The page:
Friday, 16 May 2014

Miliband is a sitting duck.

As CU noted earlier in the week the good news just keeps coming. Increases in the growth rate. decreases in unemployment. Its not great news. Not war winning 'H-Bomb delivery' news. But the word from the troops is Labour forces are being pushed back on all fronts and are going to have to dig and defend what they have won, instead of continuing the offensive.

 Ed Miliband has made a big mistake. A huge mistake! A '10p tax scrap ' mistake.
Its potentially going to cost him the election.

By developing single theme policies and expounding ideas only feeding the meme Ed has left himself very vulnerable to a surprise attack. Very vulnerable.

Labour felt quite safe with their most recent, and most successful, strategy the Cost-of-Living.
Ever since Ed Miliband stumbled upon the cost of energy bills as a focus for the public anger at their shrunken take home pay, he has been pointing out anything he can find that might have gone up in price, and adding it to his Cost-of-Things list. At any opportunity the 'cost-of-something crisis' is used to describe coalition failures.  The Costa-Crisis will be the foundation on which Labour's election is built.
Labour can't forget their storm trooper  years and easy blitzkriegs of the late 90's. 
 Education, Education Education... Whiter than White... and Things Can Only Get Better. New Labour's marching songs.  

These days though, the old tactics mean labour tread a very predictable path. They seem unable to inspire the rank and file without a simple catchphrase to hang their ideals. {Even though the day and night sloganeering of the Brown years did nothing for them in the 2010 war. A future fair for all? Who remembers that? }

Already newer slogans, like ONENASHIONLABOUR have retreated. Older ones like Triple-dip, they just don't get it, and Too Far, Too Fast, have been overrun. Hardworkingfamilies, used unconvincingly on the poster below, is so obsolete it generates groans when deployed.

But the Costa-Crisis is so treasured that it has been given an extra plate of armour with the return of the old Lib Dem VAT BOMB posters for the Euro election. 
These posters avoided any mention of Europe at all. Instead there was an attack aimed at the Liberals and at prices. A key poster claiming a bogus £450 extra VAT on a shopping.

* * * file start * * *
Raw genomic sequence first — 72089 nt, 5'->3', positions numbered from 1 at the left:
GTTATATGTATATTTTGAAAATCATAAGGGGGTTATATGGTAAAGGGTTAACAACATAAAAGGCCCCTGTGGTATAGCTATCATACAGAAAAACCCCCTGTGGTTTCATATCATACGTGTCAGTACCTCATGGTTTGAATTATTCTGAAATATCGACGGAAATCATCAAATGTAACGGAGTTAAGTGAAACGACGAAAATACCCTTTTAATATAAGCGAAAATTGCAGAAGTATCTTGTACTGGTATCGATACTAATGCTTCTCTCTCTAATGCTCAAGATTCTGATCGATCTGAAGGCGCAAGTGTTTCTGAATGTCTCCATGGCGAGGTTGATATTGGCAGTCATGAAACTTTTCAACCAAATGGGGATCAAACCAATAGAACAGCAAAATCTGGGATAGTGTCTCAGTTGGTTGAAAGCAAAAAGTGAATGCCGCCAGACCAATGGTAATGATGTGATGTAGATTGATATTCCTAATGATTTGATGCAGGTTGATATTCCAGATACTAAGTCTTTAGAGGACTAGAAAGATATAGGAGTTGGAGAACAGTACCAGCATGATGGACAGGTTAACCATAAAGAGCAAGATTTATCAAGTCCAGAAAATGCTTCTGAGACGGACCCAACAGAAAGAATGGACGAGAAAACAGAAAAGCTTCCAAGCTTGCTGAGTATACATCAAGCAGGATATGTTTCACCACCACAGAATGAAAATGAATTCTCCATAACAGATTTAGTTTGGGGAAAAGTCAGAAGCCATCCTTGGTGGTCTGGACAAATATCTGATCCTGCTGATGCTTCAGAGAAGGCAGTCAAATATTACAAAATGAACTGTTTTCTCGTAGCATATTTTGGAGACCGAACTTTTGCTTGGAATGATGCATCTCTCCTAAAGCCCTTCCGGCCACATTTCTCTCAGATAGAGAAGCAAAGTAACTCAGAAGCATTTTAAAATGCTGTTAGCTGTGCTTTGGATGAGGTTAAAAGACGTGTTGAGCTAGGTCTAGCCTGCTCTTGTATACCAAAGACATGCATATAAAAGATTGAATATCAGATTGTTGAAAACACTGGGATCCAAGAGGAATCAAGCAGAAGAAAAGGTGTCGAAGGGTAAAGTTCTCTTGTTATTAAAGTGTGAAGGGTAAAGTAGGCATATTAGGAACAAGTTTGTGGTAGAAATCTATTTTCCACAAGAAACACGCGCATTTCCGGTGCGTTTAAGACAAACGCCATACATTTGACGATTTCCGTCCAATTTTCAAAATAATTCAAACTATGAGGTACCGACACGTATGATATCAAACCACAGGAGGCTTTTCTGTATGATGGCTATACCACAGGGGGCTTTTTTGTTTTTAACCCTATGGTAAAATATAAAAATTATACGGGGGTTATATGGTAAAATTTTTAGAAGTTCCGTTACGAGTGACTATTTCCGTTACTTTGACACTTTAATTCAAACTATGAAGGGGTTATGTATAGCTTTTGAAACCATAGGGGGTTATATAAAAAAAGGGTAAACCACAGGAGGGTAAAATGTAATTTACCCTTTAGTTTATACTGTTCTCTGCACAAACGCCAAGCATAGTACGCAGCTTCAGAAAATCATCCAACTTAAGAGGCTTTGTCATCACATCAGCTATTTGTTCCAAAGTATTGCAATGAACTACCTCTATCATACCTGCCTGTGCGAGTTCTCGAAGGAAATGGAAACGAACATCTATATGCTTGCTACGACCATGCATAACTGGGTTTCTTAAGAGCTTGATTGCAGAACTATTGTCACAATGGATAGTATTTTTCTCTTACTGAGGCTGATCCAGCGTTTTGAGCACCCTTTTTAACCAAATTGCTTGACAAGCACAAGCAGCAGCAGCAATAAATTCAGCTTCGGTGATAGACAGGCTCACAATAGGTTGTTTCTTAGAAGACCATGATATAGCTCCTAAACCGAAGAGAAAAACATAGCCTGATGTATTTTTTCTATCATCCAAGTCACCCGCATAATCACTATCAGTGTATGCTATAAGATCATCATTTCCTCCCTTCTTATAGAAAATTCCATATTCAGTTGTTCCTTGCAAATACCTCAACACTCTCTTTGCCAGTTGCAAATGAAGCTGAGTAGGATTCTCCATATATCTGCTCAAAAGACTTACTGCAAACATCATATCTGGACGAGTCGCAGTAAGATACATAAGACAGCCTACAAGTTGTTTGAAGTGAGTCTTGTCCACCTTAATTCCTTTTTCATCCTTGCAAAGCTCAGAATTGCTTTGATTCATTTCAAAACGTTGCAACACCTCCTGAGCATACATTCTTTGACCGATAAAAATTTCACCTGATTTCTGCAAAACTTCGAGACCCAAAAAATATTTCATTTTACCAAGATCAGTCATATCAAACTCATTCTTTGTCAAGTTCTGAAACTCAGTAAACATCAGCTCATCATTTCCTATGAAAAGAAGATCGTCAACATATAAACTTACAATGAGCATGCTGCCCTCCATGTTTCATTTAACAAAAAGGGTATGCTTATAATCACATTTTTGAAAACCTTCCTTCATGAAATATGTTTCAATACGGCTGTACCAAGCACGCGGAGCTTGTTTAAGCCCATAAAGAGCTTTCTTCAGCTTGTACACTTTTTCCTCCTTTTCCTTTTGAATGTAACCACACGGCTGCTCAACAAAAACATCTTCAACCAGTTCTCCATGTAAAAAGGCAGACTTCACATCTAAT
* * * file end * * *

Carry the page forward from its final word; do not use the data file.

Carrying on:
And this is the mistake.

Because if George Osborne were to announce a V.A.T cut in the last budget before the election, Labour's entire strategy would be defeated. All the prepared leaflets and strategies on the Cost-Of-Stuff  would blown to smithereens.
 The coalition retort to any Labour MPs mumblings about prices and fairness is instantly.."But we have CUT Vat? We Have REDUCED the shopping basket by £450."

Osborne's armour piercing VAT bomb goes through the weak Miliband deck and explodes in the magazine. Coming late in the campaign, Labour would be in chaos. They have no real fall back positions to retreat upon. 

They would have to fight on a sinking cost-of -living crisis platform, hit by the Vat bomb from above and torpedoed from below by the previously raised personal taxation thresholds.  They would flail around with ineffective 'fairness' and 'equality' issues while their burning election wreck capsises and sinks into the mud of the shallow policy waters they they thought sufficient anchorage for a 35% strategy win.

And that isn't even the end of the torment. Its possible the chancellor might even cut VAT below the 17.5% level that he inherited. Maybe to 17%. Maybe to 15% ?

That would be cruel. Akin to machine gunning the oil coated, drowning labour MPs as they scrabble for the few life rafts that aren't actually on fire.

Osborne has form. He's done similar before.
Dive Bomber Osborne may yet win a spectacular victory.


*Would he /could he really do it?

Well. Why not? Its such an effective attack. 
The VAT increase was expected to raise £3.5 Bn a year. So its a huge sum to find. Not impossible, but not easy. He'd have to increase a tax elsewhere. Banker bonuses ? Google/Amazon tax? Or, going forward, end child benefit over 2 kids. Plenty of options. Some that would even gain him even more support. Like taking the money from the Foreign aid budget or HS2. An easy sell.."I have decided to restrict aid to only the deserving and to use the saving to reduce our own burdens here at home."

Or, he could just claim the cut will encourage sales, so increasing VAT and paying for itself.  

Whatever... It will signal the end of Labour's {!} recession and a return to proper economics, tax cuts and wealth generation. 
Its a tax cut. An overdue Tory core vote winner to help return the lost UKIP voter.

15% is the minimum that the EU VAT harmonisation rules allow. Which is why 14.5% might be an ever bolder move. Add taking back VAT control from the EU to the list of topics for the 2017 EU renegotiation. Helps cement the Labour/Libs don't want to help you, UKIP can't help you theme.  
 He doesn't have to do it straight away. Just announce it. In fact, far better the cut comes after the election. In the next parliament. Labour will have to commit to it, so scuttling their own cost-of -living battleship, or reject it, so exposing themselves to merciless Vat bomb attacks .. Its a win- win - win.

And what do the Tories have to lose? They are still 8%+ points of polling away from a majority. 
Even if half the lost UKippers come back and most of the lemons stay lemon, Miliband will be PM in a liberal coalition. Something radical needs to happen.